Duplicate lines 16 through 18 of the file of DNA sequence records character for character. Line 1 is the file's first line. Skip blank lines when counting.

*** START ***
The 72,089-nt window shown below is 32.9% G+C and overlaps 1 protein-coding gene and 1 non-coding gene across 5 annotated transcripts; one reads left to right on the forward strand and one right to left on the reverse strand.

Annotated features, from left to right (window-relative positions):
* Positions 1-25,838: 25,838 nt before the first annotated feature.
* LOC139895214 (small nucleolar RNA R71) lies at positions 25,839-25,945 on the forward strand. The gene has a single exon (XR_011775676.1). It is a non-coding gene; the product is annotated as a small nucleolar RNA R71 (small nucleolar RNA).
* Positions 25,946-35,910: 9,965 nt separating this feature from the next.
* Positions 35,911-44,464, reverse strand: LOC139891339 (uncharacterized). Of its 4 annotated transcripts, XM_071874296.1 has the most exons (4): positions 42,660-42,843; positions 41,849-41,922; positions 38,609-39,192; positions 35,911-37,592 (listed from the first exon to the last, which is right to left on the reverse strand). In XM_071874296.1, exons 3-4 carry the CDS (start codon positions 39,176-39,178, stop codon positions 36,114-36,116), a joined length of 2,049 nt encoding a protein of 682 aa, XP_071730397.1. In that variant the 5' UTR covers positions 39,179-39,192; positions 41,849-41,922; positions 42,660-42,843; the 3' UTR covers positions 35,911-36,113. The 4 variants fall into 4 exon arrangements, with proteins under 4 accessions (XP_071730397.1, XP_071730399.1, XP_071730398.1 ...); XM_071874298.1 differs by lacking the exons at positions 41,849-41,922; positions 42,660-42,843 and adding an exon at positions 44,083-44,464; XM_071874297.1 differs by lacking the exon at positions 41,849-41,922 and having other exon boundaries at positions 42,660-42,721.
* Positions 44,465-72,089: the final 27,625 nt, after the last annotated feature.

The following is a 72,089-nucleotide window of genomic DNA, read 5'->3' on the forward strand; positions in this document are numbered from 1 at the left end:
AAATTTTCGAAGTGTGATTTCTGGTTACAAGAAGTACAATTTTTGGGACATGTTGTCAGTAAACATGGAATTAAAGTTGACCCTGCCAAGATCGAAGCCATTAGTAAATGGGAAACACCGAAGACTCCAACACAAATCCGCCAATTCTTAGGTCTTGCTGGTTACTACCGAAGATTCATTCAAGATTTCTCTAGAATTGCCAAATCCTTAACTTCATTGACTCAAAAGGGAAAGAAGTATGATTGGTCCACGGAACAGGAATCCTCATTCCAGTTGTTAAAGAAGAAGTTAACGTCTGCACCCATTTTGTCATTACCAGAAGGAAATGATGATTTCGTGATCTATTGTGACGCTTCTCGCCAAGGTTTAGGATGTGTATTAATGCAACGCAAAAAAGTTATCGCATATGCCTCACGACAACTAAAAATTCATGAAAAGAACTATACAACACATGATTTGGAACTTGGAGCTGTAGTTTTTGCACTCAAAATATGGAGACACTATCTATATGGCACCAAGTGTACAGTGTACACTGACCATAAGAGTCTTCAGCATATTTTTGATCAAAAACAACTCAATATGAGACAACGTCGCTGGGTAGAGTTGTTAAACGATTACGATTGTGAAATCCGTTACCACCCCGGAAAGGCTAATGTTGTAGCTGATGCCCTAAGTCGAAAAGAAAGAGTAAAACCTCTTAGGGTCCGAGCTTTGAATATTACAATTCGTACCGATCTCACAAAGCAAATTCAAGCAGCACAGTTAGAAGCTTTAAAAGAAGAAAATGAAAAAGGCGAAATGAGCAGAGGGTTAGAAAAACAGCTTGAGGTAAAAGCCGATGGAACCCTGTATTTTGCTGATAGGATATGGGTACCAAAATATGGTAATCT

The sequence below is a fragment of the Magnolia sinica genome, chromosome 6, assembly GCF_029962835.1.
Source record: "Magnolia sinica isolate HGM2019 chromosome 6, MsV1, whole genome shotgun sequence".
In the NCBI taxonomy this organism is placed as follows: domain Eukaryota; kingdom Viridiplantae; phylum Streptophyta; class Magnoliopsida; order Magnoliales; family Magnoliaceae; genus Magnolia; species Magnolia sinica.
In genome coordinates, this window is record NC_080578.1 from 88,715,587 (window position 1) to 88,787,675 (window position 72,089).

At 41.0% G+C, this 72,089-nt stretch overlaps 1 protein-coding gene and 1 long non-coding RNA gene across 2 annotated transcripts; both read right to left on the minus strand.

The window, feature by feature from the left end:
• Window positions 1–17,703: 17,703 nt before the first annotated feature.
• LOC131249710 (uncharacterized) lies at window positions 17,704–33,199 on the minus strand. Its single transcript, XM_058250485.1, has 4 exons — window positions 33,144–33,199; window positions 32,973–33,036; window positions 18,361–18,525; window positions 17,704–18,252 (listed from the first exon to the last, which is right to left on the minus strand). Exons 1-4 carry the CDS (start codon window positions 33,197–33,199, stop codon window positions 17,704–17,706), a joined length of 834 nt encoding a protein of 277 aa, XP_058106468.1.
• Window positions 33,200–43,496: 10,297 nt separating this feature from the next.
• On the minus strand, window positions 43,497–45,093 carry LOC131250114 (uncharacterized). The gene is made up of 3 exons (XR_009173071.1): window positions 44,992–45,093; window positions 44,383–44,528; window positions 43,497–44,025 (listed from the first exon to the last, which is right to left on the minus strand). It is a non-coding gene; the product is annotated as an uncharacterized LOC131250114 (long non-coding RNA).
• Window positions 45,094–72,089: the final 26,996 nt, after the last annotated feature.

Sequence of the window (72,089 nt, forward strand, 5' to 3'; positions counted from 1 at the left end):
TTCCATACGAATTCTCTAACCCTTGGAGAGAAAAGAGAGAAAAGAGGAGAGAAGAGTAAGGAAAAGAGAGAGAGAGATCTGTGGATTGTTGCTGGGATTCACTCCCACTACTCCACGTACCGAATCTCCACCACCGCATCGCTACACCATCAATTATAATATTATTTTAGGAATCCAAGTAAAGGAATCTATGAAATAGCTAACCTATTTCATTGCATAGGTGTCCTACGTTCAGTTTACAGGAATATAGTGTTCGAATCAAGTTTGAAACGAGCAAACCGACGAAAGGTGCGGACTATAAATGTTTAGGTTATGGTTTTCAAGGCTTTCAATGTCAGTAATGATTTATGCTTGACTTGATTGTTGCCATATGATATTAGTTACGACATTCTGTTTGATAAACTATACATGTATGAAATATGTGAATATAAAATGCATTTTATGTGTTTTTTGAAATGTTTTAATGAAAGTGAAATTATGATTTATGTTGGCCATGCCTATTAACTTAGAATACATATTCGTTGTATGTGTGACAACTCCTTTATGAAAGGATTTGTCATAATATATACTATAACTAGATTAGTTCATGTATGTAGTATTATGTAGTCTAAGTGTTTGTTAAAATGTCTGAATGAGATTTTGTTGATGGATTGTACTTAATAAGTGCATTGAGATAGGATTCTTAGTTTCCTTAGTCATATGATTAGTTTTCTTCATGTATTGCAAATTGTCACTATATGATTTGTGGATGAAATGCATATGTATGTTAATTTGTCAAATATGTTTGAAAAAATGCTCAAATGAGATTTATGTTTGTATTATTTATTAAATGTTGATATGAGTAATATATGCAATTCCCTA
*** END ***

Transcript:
• Window positions 1–17,703: 17,703 nt before the first annotated feature.
• LOC131249710 (uncharacterized) lies at window positions 17,704–33,199 on the minus strand. Its single transcript, XM_058250485.1, has 4 exons — window positions 33,144–33,199; window positions 32,973–33,036; window positions 18,361–18,525; window positions 17,704–18,252 (listed from the first exon to the last, which is right to left on the minus strand). Exons 1-4 carry the CDS (start codon window positions 33,197–33,199, stop codon window positions 17,704–17,706), a joined length of 834 nt encoding a protein of 277 aa, XP_058106468.1.
• Window positions 33,200–43,496: 10,297 nt separating this feature from the next.